Our Summer TV Binge of Disney’s Gargoyles is nearing the end of the Avalon World Tour arc with today’s look at “Sentinel” (aired February 19, 1996), “Bushido” (February 20, 1996), and “Cloud Fathers” (February 21, 1996).
1. Well That Was Weird
“Sentinel” takes us to Rapa Nui/Easter Island, where Elisa gets captured and her memory wiped by an alien – that’s right, turns out the legendary Moai statues are representations of Nokkar (the majestic Avery Brooks), who’s been posted on this planet for a thousand years to guard against a potential invasion from an enemy faction, whom he mistakes the gargoyles as scouts for. However, despite the loss of her memories, Elisa’s instinctive trust of the gargoyles leads Nokkar to realize they are not his enemies, explaining his technology only affects false or implanted memories. Realizing he may have been cooped up alone in his flying saucer for too long, Elisa suggests Nokkar befriend the archaeologists she bumped into on the island (Lydia Duane and Arthur Morwood-Smyth, who were first seen excavating the Scrolls of Merlin in “A Lighthouse in the Sea of Time“).
I’ve noticed the show’s similarities with the Highlander franchise before, and this is also very reminscent of that series’ bizarre turn into the extraterrestrial. As Elisa wonders before the episode ends, how does Nokkar know his people’s enemy are still a threat? What I want to know is: why is Nokkar so convinced the gargoyles are military scouts, not refugees? Do they look like his enemies? Are gargoyles descendants of aliens? Like “The New Olympians,” this feels like another backdoor pilot, especially with the surprise reappearance of Duane and Morwood-Smyth, who feel like they’re very much here to make the unrealized spin-off seem less like the universe going on a weird tangent.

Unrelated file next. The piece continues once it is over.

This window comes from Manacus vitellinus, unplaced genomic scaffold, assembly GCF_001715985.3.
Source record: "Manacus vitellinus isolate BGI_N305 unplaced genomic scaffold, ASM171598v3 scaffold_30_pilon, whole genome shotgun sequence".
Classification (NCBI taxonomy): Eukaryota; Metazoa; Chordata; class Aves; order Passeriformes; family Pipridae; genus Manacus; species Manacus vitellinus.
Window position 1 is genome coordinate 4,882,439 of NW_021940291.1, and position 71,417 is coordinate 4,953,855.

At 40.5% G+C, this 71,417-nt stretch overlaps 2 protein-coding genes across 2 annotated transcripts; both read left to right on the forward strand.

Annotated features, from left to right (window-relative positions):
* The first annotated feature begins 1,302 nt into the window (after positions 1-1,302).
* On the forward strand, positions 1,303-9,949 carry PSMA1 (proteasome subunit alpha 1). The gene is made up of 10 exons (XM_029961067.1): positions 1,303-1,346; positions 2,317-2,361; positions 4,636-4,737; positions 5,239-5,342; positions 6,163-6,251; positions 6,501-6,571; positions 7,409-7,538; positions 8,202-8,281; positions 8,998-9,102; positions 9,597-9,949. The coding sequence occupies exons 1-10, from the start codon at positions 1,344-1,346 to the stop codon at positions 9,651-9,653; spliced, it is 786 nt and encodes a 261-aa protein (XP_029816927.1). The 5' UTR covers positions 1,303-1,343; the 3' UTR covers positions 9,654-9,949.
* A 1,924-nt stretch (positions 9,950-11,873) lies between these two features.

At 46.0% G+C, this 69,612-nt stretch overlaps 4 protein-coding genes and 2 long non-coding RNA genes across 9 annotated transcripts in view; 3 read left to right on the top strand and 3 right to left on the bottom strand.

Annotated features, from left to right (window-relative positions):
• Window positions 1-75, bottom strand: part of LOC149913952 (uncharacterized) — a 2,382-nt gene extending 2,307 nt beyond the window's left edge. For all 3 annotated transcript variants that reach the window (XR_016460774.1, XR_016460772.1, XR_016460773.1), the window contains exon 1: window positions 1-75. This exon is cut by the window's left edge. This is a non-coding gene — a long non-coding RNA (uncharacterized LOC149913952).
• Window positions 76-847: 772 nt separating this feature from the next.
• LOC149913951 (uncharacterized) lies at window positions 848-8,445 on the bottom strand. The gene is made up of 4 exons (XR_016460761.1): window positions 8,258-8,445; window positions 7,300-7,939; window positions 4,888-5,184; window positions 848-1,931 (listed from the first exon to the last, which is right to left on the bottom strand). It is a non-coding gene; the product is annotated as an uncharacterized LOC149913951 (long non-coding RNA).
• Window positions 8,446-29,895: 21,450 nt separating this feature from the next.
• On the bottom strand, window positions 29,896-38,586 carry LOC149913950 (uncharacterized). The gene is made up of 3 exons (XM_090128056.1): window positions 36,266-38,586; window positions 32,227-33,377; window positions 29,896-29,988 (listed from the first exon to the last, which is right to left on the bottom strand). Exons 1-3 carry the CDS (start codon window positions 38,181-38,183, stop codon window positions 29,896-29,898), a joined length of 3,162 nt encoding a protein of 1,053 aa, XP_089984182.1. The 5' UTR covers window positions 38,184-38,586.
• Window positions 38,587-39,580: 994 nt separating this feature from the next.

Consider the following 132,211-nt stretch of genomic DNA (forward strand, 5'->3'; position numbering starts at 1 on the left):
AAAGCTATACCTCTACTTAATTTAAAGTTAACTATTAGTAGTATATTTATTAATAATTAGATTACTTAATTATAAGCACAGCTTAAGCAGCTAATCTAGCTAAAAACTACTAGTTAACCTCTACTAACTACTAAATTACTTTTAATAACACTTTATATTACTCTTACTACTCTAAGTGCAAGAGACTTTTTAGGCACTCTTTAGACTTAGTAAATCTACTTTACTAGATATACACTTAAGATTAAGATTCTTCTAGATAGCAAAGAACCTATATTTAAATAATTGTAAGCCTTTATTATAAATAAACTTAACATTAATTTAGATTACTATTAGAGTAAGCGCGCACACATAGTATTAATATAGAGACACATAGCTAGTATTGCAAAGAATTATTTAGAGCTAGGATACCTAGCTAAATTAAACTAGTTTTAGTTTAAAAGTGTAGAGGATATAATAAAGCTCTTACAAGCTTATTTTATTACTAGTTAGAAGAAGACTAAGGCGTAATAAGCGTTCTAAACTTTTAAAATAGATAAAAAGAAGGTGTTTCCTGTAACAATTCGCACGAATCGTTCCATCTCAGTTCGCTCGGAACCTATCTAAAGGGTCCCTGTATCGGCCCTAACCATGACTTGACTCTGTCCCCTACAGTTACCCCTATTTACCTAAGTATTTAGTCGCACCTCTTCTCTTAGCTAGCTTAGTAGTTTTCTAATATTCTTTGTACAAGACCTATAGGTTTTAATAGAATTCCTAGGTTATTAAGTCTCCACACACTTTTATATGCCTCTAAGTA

2. Toxic Astronauts
Aliens are the least of Indiana Jones and the Kingdom of the Crystal Skull‘s problems, but “Sentinel” did make me recall an essay by medical anthropologist Emma Louise Backe, who explained the idea of ancient astronauts “undermine the achievements of the culture, [whereas] the ghosts released from the Ark of the Covenant lend validity to the spiritual beliefs of the cultures that worshipped the artifact.” There’s something low-key racist about the notion people like the Egyptians and Mayans wouldn’t have built their mighty civilizations without outside intervention; similarly, it’s a shame that in Gargoyles‘ one episode starring Polynesian culture, it took one look and went, “Nope – aliens.”
3. History (Partly) Repeats Itself
In “Bushido,” Goliath and pals arrive in the secluded Japanese town of Ishimura, where humans and gargoyles live quietly together. Things only get more familiar when the treacherous gargoyle Yama and sleazy businessman Taro stage an attack and relocate the sleeping gargoyles to a new theme park, which recreates places from around the world where gargoyles have resided (including Castle Wyvern, which is subtle).
However, history stops short of repeating itself when Yama realizes Taro intends to expose their existence to the world (instead of having them pose as Disneyland-style cast members as promised), and so he redeems himself by fighting back, allowing his brethren to escape back home. Overall this was another excellent episode, which felt like a reflection on historic recurrence, change, modernity, and tradition, as well as a far more compelling proposal for another spin-off: would I watch a prequel depicting gargoyles fighting alongside samurai in Feudal Japan? Of course!